News

From the College of Natural Sciences
Stephen T. Russell Named Fellow of National Council on Family Relations

Stephen T. Russell Named Fellow of National Council on Family Relations

The National Council on Family Relations (NCFR) has conferred its prestigious Fellow status on Stephen T. Russell, the Priscilla Pond Flawn Regents Professor in Child Development in and Chair of the Department of Human Development and Family Sciences at the University of Texas at Austin.

A 90-Year Milestone at the Priscilla Pond Flawn Child and Family Laboratory

A 90-Year Milestone at the Priscilla Pond Flawn Child and Family Laboratory

Children at the original location of the UT Lab School, 1928

On this morning, newspaper headlines herald Ma Ferguson's last days in the Texas capitol, Charles Lindbergh's plans to bypass the Atlantic by air, and Charlie Chaplin's divorce and tax evasion woes.

Sowing Seeds for a Life of Research

Sowing Seeds for a Life of Research

Image credit: Vivian Abagiu

Migration—within and between countries—can have profound effects on children and their families. It was economic migration in rural China and the impact on children separated from their parents that first piqued Yang Hou's research interest. Now a UT Austin human development and family sciences graduate student, she is studying the effect of social context on families from the two largest immigrant populations in the US—Asians and Latinos.

Discovery of New Microbes Sheds Light on How Complex Life Arose

Discovery of New Microbes Sheds Light on How Complex Life Arose

An international team of scientists, including researchers from Uppsala University in Sweden, The University of Texas at Austin and elsewhere, discovered several new microbes carrying genes that until now were thought to be unique to a group of more complex life forms including humans. This finding supports a decades-old hypothesis that complex life first arose from the merger of two simpler life forms.

Freshman Research Initiative Receives Higher Education Awards

Freshman Research Initiative Receives Higher Education Awards

The College of Natural Sciences' Freshman Research Initiative at the University of Texas at Austin received the Gold Award for STEM education and the Silver Award winner for "Presence Learning" in a worldwide competition billed as "the Oscars of Higher Education."

Discoveries with Ties to UT Austin Rank Among Top Scientific Findings of the Year

Discoveries with Ties to UT Austin Rank Among Top Scientific Findings of the Year

Simulation of black holes colliding. Credit: SXS, the Simulating eXtreme Spacetimes

Two amazing scientific discoveries, both with ties to the College of Natural Sciences at The University of Texas at Austin, were named the top 2 science stories of 2016 by Discover Magazine. Other major media outlets also included them in their year-end "best of" lists, including National Geographic, Science News, Science and the New York Times. A third story from the College of Liberal Arts and Jackson School of Geosciences, which solved the mystery of how the most famous human ancestor died, appears in Discover's top ten as well.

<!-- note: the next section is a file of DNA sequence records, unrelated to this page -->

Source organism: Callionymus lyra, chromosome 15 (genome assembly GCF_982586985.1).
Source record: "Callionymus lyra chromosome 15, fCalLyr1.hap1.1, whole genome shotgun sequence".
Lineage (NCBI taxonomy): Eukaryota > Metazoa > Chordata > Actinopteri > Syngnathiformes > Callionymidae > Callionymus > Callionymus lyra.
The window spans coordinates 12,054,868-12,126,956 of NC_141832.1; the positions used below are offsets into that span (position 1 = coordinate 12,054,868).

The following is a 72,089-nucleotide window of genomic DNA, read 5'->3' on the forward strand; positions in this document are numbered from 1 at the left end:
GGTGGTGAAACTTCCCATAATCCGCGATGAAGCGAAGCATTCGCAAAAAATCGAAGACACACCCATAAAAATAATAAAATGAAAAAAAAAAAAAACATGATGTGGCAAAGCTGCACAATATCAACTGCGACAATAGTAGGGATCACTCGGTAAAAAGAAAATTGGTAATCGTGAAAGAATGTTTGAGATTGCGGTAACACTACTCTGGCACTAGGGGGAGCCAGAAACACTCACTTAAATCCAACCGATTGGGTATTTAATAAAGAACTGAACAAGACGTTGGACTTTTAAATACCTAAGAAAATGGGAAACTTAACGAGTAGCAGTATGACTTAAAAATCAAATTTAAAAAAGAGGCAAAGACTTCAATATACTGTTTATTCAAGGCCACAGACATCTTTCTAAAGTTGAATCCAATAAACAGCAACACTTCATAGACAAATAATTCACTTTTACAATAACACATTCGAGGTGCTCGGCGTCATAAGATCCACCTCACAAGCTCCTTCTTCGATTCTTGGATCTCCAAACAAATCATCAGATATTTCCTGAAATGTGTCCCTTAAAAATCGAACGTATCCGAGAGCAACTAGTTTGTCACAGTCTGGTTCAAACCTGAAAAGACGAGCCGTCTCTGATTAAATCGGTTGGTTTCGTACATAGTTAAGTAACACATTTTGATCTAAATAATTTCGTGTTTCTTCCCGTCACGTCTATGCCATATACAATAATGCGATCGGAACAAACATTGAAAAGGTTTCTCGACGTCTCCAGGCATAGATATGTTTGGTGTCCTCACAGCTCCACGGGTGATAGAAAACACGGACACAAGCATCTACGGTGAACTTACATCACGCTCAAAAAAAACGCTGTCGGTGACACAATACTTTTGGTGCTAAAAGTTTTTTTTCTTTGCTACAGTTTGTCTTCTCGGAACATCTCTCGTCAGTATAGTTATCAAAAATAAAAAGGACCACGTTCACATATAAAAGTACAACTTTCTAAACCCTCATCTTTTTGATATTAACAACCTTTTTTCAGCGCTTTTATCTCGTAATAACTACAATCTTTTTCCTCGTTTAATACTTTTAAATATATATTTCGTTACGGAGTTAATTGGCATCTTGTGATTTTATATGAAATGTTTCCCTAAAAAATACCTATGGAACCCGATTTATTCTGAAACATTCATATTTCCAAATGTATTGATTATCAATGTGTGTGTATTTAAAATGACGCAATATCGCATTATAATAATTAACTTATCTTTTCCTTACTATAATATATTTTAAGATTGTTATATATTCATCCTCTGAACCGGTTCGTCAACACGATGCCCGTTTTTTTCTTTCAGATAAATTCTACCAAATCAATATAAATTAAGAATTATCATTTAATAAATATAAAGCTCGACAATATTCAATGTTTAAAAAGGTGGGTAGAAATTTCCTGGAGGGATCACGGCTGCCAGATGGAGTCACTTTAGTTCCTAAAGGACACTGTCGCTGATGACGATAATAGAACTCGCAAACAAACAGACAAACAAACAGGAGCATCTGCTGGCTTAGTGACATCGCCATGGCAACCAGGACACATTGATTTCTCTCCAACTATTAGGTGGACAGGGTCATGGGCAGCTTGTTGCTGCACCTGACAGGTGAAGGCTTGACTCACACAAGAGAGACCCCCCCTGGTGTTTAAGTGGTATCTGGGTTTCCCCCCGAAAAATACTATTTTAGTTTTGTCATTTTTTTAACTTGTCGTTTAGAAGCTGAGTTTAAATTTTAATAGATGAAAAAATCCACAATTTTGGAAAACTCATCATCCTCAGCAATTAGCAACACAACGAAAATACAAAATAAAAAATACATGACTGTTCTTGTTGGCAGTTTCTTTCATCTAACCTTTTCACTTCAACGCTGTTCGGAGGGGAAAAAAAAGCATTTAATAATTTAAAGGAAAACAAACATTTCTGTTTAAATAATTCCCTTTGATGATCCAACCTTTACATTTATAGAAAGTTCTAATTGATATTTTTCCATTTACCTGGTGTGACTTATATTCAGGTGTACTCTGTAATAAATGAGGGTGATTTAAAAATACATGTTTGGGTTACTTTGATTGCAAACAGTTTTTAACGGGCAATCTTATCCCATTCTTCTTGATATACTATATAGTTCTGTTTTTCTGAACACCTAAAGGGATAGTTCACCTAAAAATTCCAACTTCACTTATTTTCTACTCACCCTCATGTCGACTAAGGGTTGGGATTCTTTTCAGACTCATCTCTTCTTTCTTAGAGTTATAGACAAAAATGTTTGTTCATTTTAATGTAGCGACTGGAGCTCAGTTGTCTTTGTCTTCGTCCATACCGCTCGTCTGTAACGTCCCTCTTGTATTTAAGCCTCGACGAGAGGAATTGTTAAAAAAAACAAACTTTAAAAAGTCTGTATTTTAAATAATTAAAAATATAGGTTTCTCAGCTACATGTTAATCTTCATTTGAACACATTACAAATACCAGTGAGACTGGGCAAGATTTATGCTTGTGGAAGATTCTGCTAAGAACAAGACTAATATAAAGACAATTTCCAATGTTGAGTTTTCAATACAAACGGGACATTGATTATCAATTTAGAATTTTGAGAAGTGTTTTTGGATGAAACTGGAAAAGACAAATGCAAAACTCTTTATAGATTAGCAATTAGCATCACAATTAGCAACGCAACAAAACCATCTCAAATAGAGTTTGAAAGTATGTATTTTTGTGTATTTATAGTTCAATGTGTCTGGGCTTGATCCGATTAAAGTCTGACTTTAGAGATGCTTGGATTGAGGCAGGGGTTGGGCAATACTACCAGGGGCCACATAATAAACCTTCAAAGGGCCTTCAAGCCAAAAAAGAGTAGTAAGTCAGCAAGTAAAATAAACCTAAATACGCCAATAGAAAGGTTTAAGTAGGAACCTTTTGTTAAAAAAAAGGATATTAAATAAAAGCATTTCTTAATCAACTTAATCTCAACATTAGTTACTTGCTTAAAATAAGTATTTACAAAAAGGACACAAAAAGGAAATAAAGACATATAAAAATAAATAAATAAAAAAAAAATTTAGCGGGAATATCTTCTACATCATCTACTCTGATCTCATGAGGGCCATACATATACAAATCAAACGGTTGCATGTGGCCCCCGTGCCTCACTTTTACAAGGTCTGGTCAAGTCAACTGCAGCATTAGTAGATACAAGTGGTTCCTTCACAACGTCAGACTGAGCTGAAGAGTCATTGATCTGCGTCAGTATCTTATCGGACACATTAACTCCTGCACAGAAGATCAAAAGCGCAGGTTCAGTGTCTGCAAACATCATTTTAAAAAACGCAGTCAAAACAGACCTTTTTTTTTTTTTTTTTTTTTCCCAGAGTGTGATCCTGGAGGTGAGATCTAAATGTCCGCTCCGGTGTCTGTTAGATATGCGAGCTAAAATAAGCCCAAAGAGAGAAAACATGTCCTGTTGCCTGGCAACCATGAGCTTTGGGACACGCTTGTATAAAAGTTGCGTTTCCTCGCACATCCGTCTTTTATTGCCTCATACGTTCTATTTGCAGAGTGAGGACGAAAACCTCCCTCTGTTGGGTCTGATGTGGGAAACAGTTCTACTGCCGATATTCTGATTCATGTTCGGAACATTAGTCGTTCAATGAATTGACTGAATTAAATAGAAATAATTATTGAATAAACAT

A Year for Recognizing Achievements by Women in Science

A Year for Recognizing Achievements by Women in Science

We in the sciences love our milestones. We see occasions for celebration in the 50th anniversary of Moore's Law, the 100th anniversary of the Theory of General Relativity, and the centennial commemoration of the first Longhorn getting a science Ph.D. at UT Austin. In that spirit, we find a whole host of reasons in 2017 to recognize and honor a growing segment of the world's scientific leaders—women.

Four Keys to Chucking Sugar

Four Keys to Chucking Sugar

Illustration by Jenna Luecke

From high fructose corn syrup to fruit juice sweeteners to agave, added sugars are everywhere. New federal dietary guidelines call for limiting added sugar in the diet to 10 percent of total calories—a significant reduction for most Americans.

Betelgeuse May Have Swallowed Companion 100,000 Years Ago

Betelgeuse May Have Swallowed Companion 100,000 Years Ago

Astronomer J. Craig Wheeler of The University of Texas at Austin thinks that Betelgeuse, the bright red star marking the shoulder of Orion, the hunter, may have had a past that is more interesting than meets the eye. Working with an international group of undergraduate students, Wheeler has found evidence that the red supergiant star may have been born with a companion star, and later swallowed that star. The research is published today in the journal Monthly Notices of the Royal Astronomical Society.

The Mighty Copepod (Audio)

The Mighty Copepod (Audio)

These teeny shrimp-like critters at the bottom of the ocean food web seem totally unimportant. But throw in an oil spill and some well-intentioned human intervention and they can have a huge impact, right up to the top of the food web, including sea turtles, dolphins and humans. Meet the mighty copepod.